ana | klone

mamalovebone:

"its a metaphor, you see—you put the killing thing right between your teeth, but you dont give it the power to do its killing"

mamalovebone:

"its a metaphor, you see—you put the killing thing right between your teeth, but you dont give it the power to do its killing"

jodeymullerfmp:

What a treacherous thing to believe that a person is more than a person.

What I wanted to do with my model this time is to show the frustration and anger that Margo goes through in the book. So much is expected of her so she needs an escape.
She goes to an abandoned building and that’s where she does all her planning which is why I chose my location for this reason.

(via nerdfighter-art)

ryanpanos:

Black Friday-The Collapse of the American Shopping Mall | Seph Lawless | Via

When they were built in the 1970s these two gleaming Ohio malls were symbols of the boom years in the U.S., and their wide walkways were filled with shoppers. 

Now the verdant foliage that decorated them has died off and the fountains inside are dry as store after store deserted the out-of-town malls. 

The demise of the Rolling Acres and and Randall Park Mall have been documented by photographer Seph Lawless, who remembers visiting them when he was a child and even had his first job at one of the them.

(via wilwheaton)

Anonymous asked: -Jack Crawford- Wait a second...Hannibal. Hannibal was the hometown of author Mark Twain. Jesus Christ, Mark Twain's dead corpse is the Chesapeake Ripper.

carry-on-my-wayward-butt:

i can’t believe i laughed out loud at this shit fuck you and everything you stand for

reminder that this has Hugo Weaving removing a Hugo Weaving mask to reveal Hugo Weaving wearing a mask which is actually supposed to be his real face

(Source: buckyforpresident, via imafangirlidontdocalm)

tonywda:

beeftony:

justplainsomething:

adrianestpierre:

Gaston really is the most terrifying Disney villain because he could be anyone in the world.

Later he convinces the whole town to set up his wedding with the knowledge that the would-be bride would be thrown into it. Everyone finds his creepy-ass tactics as cute and “boys will be boys” esque. So yeah, he is terrifying.

Yeah, the truly scary thing about Beauty and the Beast isn’t that Gaston exists, but that society fucking loves him. People who deride the movie by saying it’s about Stockholm Syndrome are ignoring that it’s actually about the various ways that truly decent people get bothered by society. People don’t trust the Beast because of the way he looks, which only feeds his anger issues and pushes him further away. Gaston isn’t’ the only one who criticizes Belle for being bookish, either; the whole town says there must be something wrong with her. And her father gets carted off to a mental asylum for being just a little eccentric.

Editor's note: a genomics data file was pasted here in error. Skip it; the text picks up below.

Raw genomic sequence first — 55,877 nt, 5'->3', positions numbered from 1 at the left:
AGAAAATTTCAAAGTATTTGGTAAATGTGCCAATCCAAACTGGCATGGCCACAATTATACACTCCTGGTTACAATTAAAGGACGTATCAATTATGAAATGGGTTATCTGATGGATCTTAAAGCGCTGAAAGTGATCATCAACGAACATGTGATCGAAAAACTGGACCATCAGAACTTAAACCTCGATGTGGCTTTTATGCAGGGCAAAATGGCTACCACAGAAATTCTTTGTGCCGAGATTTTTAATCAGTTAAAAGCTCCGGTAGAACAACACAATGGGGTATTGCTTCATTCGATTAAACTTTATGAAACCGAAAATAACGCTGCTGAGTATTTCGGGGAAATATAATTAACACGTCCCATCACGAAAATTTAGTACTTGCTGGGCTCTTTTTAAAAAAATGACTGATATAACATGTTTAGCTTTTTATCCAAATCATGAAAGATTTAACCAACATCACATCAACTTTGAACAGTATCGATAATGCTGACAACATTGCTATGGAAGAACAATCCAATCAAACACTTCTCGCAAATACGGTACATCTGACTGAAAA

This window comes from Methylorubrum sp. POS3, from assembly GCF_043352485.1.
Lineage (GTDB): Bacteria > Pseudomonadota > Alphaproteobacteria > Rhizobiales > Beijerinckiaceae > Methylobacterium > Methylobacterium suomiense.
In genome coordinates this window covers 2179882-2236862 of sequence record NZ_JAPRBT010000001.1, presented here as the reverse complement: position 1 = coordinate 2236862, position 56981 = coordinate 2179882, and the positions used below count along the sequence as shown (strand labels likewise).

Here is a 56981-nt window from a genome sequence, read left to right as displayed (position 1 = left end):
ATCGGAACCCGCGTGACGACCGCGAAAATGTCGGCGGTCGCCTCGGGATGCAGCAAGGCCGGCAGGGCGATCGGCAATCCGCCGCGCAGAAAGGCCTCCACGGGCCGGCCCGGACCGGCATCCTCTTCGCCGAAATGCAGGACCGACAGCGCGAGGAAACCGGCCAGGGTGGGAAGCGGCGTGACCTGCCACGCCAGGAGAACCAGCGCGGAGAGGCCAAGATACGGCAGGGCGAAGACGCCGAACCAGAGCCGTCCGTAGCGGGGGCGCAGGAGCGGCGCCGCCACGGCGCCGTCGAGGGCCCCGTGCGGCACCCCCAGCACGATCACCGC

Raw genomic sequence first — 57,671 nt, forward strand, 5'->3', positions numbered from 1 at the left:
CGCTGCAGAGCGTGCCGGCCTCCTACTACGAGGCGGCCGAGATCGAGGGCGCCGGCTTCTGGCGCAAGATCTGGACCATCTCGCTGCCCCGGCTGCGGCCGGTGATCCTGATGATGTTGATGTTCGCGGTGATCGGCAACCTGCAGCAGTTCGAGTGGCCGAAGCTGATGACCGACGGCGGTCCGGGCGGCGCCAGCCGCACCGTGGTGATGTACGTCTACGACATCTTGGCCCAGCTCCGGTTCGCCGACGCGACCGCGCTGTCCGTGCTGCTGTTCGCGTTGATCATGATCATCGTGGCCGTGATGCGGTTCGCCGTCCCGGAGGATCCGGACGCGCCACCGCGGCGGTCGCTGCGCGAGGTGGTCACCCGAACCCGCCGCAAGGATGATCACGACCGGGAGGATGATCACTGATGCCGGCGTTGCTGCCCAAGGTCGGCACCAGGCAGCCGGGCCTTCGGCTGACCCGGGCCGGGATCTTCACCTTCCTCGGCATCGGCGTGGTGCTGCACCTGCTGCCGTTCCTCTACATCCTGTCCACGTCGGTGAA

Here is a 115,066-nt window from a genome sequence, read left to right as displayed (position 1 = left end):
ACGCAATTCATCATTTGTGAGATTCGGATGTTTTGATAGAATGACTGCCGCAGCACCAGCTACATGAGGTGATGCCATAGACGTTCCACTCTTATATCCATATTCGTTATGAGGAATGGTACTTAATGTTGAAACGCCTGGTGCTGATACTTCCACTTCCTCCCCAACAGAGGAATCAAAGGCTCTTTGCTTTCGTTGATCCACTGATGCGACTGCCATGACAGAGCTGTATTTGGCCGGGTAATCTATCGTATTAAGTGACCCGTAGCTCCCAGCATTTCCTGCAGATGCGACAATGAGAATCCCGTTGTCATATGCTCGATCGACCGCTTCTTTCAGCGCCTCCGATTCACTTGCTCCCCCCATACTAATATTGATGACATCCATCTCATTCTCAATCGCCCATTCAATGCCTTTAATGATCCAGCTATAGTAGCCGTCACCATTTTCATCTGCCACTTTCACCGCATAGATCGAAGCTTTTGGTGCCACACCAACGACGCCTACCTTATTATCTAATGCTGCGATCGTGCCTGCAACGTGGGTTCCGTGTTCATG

Howard Ashman, who collaborated on the film’s score and had a huge influence on the movie’s story and themes, was a gay man who died of AIDS shortly after work on the film was completed. If you watch the film with that in mind, the message of it becomes clear. Gaston demonstrates that bullies are rewarded and beloved by society as long as they possess a certain set of characteristics, while nice people who don’t are ostracized. The love story between Belle and the Beast is about them finding solace in each other after society rejects them both.

Notice how the Beast reacts when the whole town comes for him. He’s not angry, he’s sad. He’s tired. And he almost gives up because he has nothing to live for. But then he sees that Belle has come back for him, and suddenly he does. In the original fairy tale, the Beast asks Belle to marry him every night, and the spell is broken when she accepts. In the Disney movie, he waits for her to love him, because he cannot love himself. That’s how badly being ostracized from society and told that you’re a monster all your life can fuck with your head and make you stop seeing yourself as human.

Society rewards the bullies because we’ve been brought up to believe that their victims don’t belong. That if someone doesn’t fit in, then they have to be put in their place, or destroyed. And this movie demonstrates that this line of thinking is wrong. It’s so much deeper than a standard “be yourself” message, and that’s why it’s one of my favorite Disney movies.

People who deride the movie by saying it’s about Stockholm Syndrome are ignoring that it’s actually about the various ways that truly decent people get bothered by society.

The love story between Belle and the Beast is about them finding solace in each other after society rejects them both.

(Source: thomasfinchmackee, via imafangirlidontdocalm)